Handbag war tycoons make uneasy peace to decide on future of Gucci

Click to follow
The Independent Online

A two-year legal war between two of France's wealthiest tycoons ended yesterday with a £560m out-of-court deal which secures the future of the Gucci leather goods company.

If anything, the battle appears to have ended in a bruising draw between François Pinault and Bernard Arnault.

Mr Pinault, 65, owner of Christie's and the Printemps store group, will take control of Gucci, while Mr Arnault, 52, head of Louis Vuitton-Moët Hennessy (LVMH), the world's largest luxury goods group, walks away with a £40m profit and the satisfaction of having made a moral and legal point.

But the wider battle between the two men – the most successful French entrepreneurs of their generation, both of whom turned family businesses into worldwide commercial empires – may be only just beginning. Mr Pinault has made it clear that he will use Gucci as the cornerstone of a luxury goods empire to try to rival Mr Arnault's LVMH.

The two groups announced yesterday that they had reached an amicable settlement of their legal battle in the Dutch courts. Gucci, although originally Italian, is registered principally in Amsterdam.

The dispute began in 1999 when leading figures in Gucci, including its American designer Tom Ford, grew suspicious of the large, minority shareholding which had been acquired by Mr Arnault and LVMH. After rebuffing one takeover attempt, they feared that Mr Arnault intended to add Gucci to his string of luxury brands, ranging from Louis Vuitton to Givenchy.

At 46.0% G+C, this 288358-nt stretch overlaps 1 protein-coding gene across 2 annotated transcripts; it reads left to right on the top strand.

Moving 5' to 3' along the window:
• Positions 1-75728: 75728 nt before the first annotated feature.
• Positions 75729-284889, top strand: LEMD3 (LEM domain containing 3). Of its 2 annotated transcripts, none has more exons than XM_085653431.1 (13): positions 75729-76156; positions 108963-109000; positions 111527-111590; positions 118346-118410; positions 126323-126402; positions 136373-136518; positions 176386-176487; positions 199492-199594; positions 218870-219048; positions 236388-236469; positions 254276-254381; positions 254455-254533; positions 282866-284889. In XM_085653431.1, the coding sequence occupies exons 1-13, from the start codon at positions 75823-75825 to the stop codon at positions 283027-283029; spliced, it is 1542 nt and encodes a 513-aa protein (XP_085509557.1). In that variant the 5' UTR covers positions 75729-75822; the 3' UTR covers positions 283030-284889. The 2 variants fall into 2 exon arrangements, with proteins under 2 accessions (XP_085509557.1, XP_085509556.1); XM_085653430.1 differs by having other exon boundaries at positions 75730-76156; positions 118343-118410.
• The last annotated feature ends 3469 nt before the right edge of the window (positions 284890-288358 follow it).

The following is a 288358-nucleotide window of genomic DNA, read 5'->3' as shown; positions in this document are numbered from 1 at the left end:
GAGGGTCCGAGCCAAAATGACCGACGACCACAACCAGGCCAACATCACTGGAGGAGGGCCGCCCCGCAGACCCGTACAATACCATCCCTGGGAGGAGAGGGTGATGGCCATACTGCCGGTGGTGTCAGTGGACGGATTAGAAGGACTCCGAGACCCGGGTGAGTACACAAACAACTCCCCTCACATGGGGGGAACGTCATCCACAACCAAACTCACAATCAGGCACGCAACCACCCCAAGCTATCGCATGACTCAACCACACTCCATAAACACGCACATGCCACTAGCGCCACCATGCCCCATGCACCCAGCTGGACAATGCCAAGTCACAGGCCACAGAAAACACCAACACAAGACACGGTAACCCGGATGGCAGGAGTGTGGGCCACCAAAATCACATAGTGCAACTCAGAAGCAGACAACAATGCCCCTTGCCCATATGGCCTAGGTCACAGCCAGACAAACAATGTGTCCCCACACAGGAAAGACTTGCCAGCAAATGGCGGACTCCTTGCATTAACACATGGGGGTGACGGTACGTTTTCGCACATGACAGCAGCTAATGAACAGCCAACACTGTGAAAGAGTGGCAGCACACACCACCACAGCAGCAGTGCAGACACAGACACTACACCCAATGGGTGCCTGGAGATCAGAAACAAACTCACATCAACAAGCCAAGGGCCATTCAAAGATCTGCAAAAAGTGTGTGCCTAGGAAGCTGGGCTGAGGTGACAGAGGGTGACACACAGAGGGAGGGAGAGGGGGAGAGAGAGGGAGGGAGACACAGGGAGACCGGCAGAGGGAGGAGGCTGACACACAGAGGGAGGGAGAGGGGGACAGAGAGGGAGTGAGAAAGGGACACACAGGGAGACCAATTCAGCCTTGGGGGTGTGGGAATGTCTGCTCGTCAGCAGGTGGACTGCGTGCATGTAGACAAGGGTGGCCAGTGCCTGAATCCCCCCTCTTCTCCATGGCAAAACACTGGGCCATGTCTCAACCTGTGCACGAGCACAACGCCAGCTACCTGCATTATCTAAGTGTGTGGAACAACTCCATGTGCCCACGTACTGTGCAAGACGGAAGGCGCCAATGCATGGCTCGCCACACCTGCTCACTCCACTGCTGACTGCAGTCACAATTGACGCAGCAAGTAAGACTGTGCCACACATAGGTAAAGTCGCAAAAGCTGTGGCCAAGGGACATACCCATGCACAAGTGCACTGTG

They increased Gucci's capital and invited Mr Pinault to buy up all the new shares, diluting Mr Arnault's holdings but also those of other shareholders. LVMH challenged this deal in the courts, complaining that Mr Pinault was getting hold of Gucci on the cheap and that Mr Ford and other Gucci figures were getting an "exorbitant" £600m in stock options.

The tycoons were once friends but the Gucci dispute strained relations to the point where Mr Arnault refused to refer to Mr Pinault by name in public. "If that person [ie Mr Pinault] wants to take control of Gucci, he should buy it," Mr Arnault said earlier this year. That, in effect, is now what has happened, with Mr Pinault's principal company, Pinault-Printemps-Redoute, agreeing to buy just over half LVMH's shares in Gucci at a premium.

Mr Pinault has won complete control of Gucci but not in the typically cut-price way he had intended. Mr Arnault now presents himself as a paragon of "shareholder value". And the war of the luxury handbags has no clear winner.